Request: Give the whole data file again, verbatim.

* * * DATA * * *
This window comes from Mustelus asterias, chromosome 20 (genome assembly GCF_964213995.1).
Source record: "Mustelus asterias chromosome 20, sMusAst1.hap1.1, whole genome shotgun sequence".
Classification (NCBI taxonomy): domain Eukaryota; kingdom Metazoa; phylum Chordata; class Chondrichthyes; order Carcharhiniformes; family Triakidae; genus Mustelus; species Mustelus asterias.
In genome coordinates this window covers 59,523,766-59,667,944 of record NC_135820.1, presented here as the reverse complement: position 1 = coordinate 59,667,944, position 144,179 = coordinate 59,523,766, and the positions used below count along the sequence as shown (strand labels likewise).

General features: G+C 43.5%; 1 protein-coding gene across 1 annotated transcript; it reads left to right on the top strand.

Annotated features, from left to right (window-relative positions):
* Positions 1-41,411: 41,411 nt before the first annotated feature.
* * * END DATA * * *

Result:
This window comes from Mustelus asterias, chromosome 20 (genome assembly GCF_964213995.1).
Source record: "Mustelus asterias chromosome 20, sMusAst1.hap1.1, whole genome shotgun sequence".
Classification (NCBI taxonomy): domain Eukaryota; kingdom Metazoa; phylum Chordata; class Chondrichthyes; order Carcharhiniformes; family Triakidae; genus Mustelus; species Mustelus asterias.
In genome coordinates this window covers 59,523,766-59,667,944 of record NC_135820.1, presented here as the reverse complement: position 1 = coordinate 59,667,944, position 144,179 = coordinate 59,523,766, and the positions used below count along the sequence as shown (strand labels likewise).

General features: G+C 43.5%; 1 protein-coding gene across 1 annotated transcript; it reads left to right on the top strand.

Annotated features, from left to right (window-relative positions):
* Positions 1-41,411: 41,411 nt before the first annotated feature.